But a new government proposal to raise compulsory education from 8 to 12 years has triggered a heated and divisive debate because, in its current form, the reform appears ill-conceived and raises serious concerns. The move to address Turkey’s educational shortcomings should be welcome, but consultation with civil society groups on how to best do so seems to have been very limited.
The government clearly aims to roll back some of the changes introduced after the “post-modern coup” of Feb. 28, 1997, which raised compulsory primary education from five years to eight, thus preventing students from entering imam-hatip schools after fifth grade while also penalizing the graduates of these establishments by limiting their access to higher education.
While stating its goal to increase compulsory education to 12 years, the government plans to divide this period into three four-year segments: primary, middle and high school levels. The debate centers on the middle segment, which would be carved out of the current eight years of primary. More than the division itself, it is how the government intends these four years to be used that has proved controversial.
Government officials claim more flexible options, including vocational training, are needed at this level. There is plenty to be said in favor of a well-regulated system of apprenticeship and vocational training at a later stage, but children should not be forced on such a path as early as 11. And even manual workers these days need a solid foundation of general knowledge to compete in the global market, something they couldn’t possibly gain in only four years of primary school. As the ERG, one of Turkey’s leading education organizations, lowering the age for apprenticeship to 11 might even violate international rules on child labor.
The proposed reform also offers students the option to opt out of the school environment and turn to “open education.” Home schooling is, as we know, offered in many developed countries, often in strictly regulated conditions. But the practice remains controversial almost everywhere because it deprives children of the very important socialization experience that school attendance provides. This function of the school system is particularly important to help Turkey narrow its wide gender gap. If women are to become more involved at all levels in society, young children of both genders have to learn to interact from a young age.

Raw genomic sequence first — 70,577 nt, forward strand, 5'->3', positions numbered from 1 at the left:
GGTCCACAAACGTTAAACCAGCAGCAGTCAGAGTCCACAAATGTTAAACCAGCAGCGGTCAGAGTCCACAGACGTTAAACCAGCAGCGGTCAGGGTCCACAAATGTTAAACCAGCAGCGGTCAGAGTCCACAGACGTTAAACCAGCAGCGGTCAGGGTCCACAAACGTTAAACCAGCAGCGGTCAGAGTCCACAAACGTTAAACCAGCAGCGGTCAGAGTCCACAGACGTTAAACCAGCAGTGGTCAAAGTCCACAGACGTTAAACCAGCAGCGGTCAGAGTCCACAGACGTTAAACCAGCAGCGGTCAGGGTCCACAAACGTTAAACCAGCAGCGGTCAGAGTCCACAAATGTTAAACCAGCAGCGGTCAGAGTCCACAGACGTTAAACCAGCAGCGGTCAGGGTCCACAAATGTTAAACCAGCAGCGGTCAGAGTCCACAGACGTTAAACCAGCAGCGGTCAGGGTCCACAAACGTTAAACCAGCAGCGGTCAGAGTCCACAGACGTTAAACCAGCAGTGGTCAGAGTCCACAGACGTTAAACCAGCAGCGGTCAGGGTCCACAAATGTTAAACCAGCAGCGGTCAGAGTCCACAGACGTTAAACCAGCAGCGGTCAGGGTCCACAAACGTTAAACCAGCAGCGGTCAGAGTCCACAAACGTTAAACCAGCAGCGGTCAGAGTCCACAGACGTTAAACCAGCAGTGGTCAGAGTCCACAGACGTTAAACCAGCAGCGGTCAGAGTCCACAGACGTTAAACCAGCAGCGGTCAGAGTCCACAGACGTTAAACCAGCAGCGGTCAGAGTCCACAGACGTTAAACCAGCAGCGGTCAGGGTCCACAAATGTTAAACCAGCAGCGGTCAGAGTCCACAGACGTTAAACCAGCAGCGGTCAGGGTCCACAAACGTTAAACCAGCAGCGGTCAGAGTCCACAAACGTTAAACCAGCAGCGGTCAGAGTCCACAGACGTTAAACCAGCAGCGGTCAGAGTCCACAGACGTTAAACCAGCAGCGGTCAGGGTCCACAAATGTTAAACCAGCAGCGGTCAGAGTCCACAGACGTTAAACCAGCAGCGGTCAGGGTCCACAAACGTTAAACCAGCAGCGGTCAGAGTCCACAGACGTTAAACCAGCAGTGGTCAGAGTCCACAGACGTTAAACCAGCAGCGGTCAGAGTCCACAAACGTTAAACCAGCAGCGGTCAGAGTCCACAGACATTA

Home schooling also requires a great deal of parental involvement and supervision, and therefore seems particularly ill-adapted to Turkey’s circumstances. In rural areas in particular, many parents have low levels of education and would not be able to support their children. Studies show that the parents’ socio-economic background influences the students’ educational achievements, particularly when combined with wide disparities in the quality of education offered across the country. Yet, while most Turkish parents want their children to be well-educated, less advantaged people would be most likely to keep their children at home, particularly their daughters, either for economic or cultural reasons. Enrolment in primary education stood at 99 percent in 2010-2011, up from 85 percent in 1997-1998, but this significant progress has only been recorded in recent years and civil society organizations like ERG fear the new proposals could severely undermine recent advances and lead to setbacks.
Any significant overhaul of Turkey’s education system needs to be decided only after wide consultation with civil society actors and experts in the field. Rather than trying to offer too many options, the government should concentrate primarily on consolidating its recent achievements, ensuring that all students, particularly girl students, actually attend school regularly and complete their studies. This battle is still ongoing, as is the struggle to improve the quality of education to ensure Turkish students fare better compared to their international peers.